Viruses spread in many ways; plant viruses are often transmitted from plant to plant by insectsthat feed onsap, such asaphids, while animal viruses can be carried by blood-suckinginsects.These disease-bearing organisms are known asvectors.Influenza virusesare spread by coughingand sneezing. Thenorovirusandrotaviruses, common causes of viralgastroenteritis,aretransmitted by thefaecal-oral routeand are passed from person to person by contact, entering the body in food or water.HIVis one of several viruses transmitted throughsexual contactor byexposure to infected blood.Viral infections in animals provoke an immune response that usually eliminates the infectingvirus. These immune responses can also be produced byvaccines, which giveimmunitytospecific viral infections. However, some viruses including HIV and those causingviral hepatitisevade these immune responses and causechronicinfections. Microorganisms also have defencesagainst viral infection, such asrestriction modification systems.Antibioticshave no effect onviruses, but a fewantiviral drugshave been developed. However, there are relatively fewantivirals because there are few targets for these drugs to interfere with. This is because a virusreprograms its host's cells to make new viruses and almost all the proteins used in this processare normal parts of the body, with only a few viral proteins.
In 1892 the Russian biologistDmitry Ivanovskyused this filter to study what is nowknown astobacco mosaic virus. His experiments showed that the crushed leaf extracts frominfected tobacco plants are still infectious after filtration. Ivanovsky suggested the infectionmight be caused by a toxin produced by bacteria, but did not pursue the idea.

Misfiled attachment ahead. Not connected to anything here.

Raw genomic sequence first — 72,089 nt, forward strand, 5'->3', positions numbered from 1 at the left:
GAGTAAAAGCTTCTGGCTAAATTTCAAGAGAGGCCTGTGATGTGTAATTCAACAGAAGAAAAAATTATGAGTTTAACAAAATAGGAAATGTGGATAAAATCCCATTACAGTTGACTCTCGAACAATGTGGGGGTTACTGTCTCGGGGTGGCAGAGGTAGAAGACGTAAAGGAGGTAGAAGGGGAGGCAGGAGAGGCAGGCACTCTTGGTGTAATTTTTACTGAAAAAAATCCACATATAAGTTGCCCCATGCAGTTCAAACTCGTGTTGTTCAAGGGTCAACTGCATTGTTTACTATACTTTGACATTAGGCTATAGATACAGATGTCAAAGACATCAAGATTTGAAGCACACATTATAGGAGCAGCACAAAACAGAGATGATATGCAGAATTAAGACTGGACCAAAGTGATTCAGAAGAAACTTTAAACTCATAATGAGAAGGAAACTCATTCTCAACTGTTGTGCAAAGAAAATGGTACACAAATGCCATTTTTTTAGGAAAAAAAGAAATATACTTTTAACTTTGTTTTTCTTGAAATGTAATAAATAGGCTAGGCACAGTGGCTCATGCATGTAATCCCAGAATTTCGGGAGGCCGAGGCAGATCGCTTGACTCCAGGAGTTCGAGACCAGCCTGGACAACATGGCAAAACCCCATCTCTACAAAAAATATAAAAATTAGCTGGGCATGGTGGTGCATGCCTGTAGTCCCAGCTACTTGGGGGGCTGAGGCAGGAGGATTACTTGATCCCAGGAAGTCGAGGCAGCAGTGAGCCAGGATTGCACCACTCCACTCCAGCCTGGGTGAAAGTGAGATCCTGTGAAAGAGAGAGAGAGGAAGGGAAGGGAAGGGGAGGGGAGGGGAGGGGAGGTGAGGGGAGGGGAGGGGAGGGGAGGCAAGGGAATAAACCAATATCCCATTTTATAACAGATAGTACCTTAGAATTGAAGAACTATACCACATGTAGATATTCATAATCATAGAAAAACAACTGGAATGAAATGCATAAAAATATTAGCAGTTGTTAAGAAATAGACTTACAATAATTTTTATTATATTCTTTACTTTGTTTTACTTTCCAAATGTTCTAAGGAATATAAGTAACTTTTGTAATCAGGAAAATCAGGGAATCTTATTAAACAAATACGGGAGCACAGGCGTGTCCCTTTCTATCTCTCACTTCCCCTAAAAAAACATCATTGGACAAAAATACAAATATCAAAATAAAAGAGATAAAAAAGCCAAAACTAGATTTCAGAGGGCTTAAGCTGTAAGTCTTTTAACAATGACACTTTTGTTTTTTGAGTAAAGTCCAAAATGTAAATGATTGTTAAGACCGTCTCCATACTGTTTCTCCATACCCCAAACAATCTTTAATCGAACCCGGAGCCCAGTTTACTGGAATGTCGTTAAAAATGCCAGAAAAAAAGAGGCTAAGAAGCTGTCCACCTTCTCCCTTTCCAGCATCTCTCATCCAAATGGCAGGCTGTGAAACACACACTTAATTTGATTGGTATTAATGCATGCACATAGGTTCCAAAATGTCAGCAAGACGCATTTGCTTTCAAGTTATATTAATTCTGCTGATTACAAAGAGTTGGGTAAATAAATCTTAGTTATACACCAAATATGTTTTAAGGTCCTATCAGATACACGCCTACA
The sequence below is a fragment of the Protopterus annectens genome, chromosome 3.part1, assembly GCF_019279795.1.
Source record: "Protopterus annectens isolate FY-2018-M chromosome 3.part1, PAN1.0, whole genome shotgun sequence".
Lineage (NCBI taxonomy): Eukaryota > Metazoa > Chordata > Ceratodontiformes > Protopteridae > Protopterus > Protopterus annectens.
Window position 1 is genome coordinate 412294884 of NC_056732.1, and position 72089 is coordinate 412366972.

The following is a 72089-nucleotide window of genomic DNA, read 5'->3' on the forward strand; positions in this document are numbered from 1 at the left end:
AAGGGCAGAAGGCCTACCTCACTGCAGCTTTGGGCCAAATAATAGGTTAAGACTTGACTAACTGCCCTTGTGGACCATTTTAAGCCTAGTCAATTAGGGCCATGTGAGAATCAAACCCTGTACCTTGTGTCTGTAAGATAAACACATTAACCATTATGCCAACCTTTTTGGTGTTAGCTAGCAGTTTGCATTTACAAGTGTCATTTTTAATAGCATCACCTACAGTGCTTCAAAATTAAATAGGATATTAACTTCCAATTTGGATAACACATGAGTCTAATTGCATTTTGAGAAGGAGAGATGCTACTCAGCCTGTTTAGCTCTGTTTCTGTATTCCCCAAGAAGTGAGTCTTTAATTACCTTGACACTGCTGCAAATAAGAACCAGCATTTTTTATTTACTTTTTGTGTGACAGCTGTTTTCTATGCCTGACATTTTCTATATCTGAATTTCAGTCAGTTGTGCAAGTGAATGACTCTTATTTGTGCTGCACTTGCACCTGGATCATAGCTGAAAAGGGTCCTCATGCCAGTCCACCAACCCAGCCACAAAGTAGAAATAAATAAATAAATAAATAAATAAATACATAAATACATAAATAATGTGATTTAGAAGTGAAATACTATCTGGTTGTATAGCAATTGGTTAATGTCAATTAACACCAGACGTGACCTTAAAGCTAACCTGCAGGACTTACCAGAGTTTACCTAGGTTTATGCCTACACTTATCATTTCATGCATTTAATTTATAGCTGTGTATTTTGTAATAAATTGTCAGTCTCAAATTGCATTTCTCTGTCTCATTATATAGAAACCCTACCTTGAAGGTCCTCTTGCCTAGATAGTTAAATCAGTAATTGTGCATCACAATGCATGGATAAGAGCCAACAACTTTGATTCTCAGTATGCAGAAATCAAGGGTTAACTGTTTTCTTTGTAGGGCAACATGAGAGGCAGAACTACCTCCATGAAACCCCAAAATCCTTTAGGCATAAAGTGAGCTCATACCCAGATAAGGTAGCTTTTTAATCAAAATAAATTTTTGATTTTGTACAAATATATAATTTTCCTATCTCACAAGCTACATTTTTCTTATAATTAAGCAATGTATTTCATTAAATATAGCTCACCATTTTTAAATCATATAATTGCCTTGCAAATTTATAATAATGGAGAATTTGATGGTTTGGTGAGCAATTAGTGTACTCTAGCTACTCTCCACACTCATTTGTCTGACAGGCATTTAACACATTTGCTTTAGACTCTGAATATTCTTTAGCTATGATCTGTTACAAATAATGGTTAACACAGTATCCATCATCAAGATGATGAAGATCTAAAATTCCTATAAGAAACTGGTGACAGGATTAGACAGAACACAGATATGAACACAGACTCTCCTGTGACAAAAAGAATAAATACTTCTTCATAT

and the French-Canadian microbiologistFélix d'Herelledescribed viruses that, when added to bacteria onagar , would produce areas of dead bacteria. He accurately diluted a suspension of these viruses and discovered that the highestdilutions, rather than killing all the bacteria, formed discrete areas of dead organisms. Counting
these areas and multiplying by the dilution factor allowed him to calculate the number of virusesin the suspension.
By the end of the nineteenth century, viruses were defined in terms of their infectivity,filterability, and their requirement for living hosts. Viruses had been grown only in plants andanimals. In 1906, Harrison invented a method for growingtissueinlymph,and, in 1913, E.Steinhardt, C. Israeli, and R. A. Lambert used this method to growvacciniavirus in fragments of guinea pig corneal tissue.
In 1928, H. B. Maitland and M. C. Maitland grew vaccinia virus insuspensions of minced hens' kidneys. Their method was not widely adopted until the 1950s,when polioviruswas grown on a large scale for vaccine production.
Tobaccomosaic virus was the first one to becrystallisedand whose structure could therefore beelucidated in detail. The firstX-ray diffractionpictures of the crystallised virus were obtained byBernal and Fankuchen in 1941. On the basis of her pictures,Rosalind Franklindiscovered thefull structure of the virus in 1955.
In the same year,Heinz Fraenkel-ConratandRobleyWilliamsshowed that purified tobacco mosaic virus RNA and its coat protein can assemble bythemselves to form functional viruses, suggesting that this simple mechanism was probably howviruses assembled within their host cells.
Regressive hypothesisViruses may have once been small cells that parasitisedlarger cells. Over time, genes notrequired by their parasitism were lost. The bacteriarickettsiaandchlamydiaare livingcells that, like viruses, can reproduce only inside host cells. They lend support to thishypothesis, as their dependence on parasitism is likely to have caused the loss of genes